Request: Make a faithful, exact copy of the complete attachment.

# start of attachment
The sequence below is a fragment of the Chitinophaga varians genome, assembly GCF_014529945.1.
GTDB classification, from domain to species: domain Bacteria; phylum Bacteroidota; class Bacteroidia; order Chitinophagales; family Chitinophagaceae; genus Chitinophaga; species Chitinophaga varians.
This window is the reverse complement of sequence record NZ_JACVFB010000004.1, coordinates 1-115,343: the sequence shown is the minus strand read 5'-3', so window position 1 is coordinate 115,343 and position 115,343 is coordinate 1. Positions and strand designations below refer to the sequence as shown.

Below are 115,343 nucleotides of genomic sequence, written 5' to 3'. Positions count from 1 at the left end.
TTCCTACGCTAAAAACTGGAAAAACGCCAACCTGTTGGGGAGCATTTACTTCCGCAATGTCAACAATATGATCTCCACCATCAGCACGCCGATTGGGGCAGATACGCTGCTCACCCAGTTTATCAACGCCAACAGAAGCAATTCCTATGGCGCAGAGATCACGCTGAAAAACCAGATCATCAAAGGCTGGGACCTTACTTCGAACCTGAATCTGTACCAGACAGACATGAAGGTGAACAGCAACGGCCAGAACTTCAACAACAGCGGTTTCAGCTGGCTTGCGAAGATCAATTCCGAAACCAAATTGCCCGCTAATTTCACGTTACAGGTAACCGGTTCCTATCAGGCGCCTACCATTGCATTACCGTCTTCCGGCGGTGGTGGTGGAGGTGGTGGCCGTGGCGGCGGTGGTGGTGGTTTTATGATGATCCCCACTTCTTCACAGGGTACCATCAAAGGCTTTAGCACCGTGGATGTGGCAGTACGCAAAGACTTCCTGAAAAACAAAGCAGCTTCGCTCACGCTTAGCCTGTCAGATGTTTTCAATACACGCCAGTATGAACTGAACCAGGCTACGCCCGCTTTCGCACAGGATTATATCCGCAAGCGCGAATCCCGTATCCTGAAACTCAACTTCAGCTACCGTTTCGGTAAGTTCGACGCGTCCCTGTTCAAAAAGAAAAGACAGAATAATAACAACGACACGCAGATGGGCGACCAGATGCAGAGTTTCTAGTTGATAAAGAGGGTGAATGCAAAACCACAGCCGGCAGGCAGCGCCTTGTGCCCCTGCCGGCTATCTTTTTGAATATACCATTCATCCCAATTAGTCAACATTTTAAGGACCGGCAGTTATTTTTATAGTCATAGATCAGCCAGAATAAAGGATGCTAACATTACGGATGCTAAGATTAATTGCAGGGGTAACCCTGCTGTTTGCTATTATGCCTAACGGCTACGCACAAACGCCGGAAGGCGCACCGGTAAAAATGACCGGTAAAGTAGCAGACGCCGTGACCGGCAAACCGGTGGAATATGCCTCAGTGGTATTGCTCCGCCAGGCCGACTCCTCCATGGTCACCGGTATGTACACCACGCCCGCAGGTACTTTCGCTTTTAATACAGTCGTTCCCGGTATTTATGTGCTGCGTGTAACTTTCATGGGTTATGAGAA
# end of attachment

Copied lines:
The sequence below is a fragment of the Chitinophaga varians genome, assembly GCF_014529945.1.
GTDB classification, from domain to species: domain Bacteria; phylum Bacteroidota; class Bacteroidia; order Chitinophagales; family Chitinophagaceae; genus Chitinophaga; species Chitinophaga varians.
This window is the reverse complement of sequence record NZ_JACVFB010000004.1, coordinates 1-115,343: the sequence shown is the minus strand read 5'-3', so window position 1 is coordinate 115,343 and position 115,343 is coordinate 1. Positions and strand designations below refer to the sequence as shown.

Below are 115,343 nucleotides of genomic sequence, written 5' to 3'. Positions count from 1 at the left end.
TTCCTACGCTAAAAACTGGAAAAACGCCAACCTGTTGGGGAGCATTTACTTCCGCAATGTCAACAATATGATCTCCACCATCAGCACGCCGATTGGGGCAGATACGCTGCTCACCCAGTTTATCAACGCCAACAGAAGCAATTCCTATGGCGCAGAGATCACGCTGAAAAACCAGATCATCAAAGGCTGGGACCTTACTTCGAACCTGAATCTGTACCAGACAGACATGAAGGTGAACAGCAACGGCCAGAACTTCAACAACAGCGGTTTCAGCTGGCTTGCGAAGATCAATTCCGAAACCAAATTGCCCGCTAATTTCACGTTACAGGTAACCGGTTCCTATCAGGCGCCTACCATTGCATTACCGTCTTCCGGCGGTGGTGGTGGAGGTGGTGGCCGTGGCGGCGGTGGTGGTGGTTTTATGATGATCCCCACTTCTTCACAGGGTACCATCAAAGGCTTTAGCACCGTGGATGTGGCAGTACGCAAAGACTTCCTGAAAAACAAAGCAGCTTCGCTCACGCTTAGCCTGTCAGATGTTTTCAATACACGCCAGTATGAACTGAACCAGGCTACGCCCGCTTTCGCACAGGATTATATCCGCAAGCGCGAATCCCGTATCCTGAAACTCAACTTCAGCTACCGTTTCGGTAAGTTCGACGCGTCCCTGTTCAAAAAGAAAAGACAGAATAATAACAACGACACGCAGATGGGCGACCAGATGCAGAGTTTCTAGTTGATAAAGAGGGTGAATGCAAAACCACAGCCGGCAGGCAGCGCCTTGTGCCCCTGCCGGCTATCTTTTTGAATATACCATTCATCCCAATTAGTCAACATTTTAAGGACCGGCAGTTATTTTTATAGTCATAGATCAGCCAGAATAAAGGATGCTAACATTACGGATGCTAAGATTAATTGCAGGGGTAACCCTGCTGTTTGCTATTATGCCTAACGGCTACGCACAAACGCCGGAAGGCGCACCGGTAAAAATGACCGGTAAAGTAGCAGACGCCGTGACCGGCAAACCGGTGGAATATGCCTCAGTGGTATTGCTCCGCCAGGCCGACTCCTCCATGGTCACCGGTATGTACACCACGCCCGCAGGTACTTTCGCTTTTAATACAGTCGTTCCCGGTATTTATGTGCTGCGTGTAACTTTCATGGGTTATGAGAA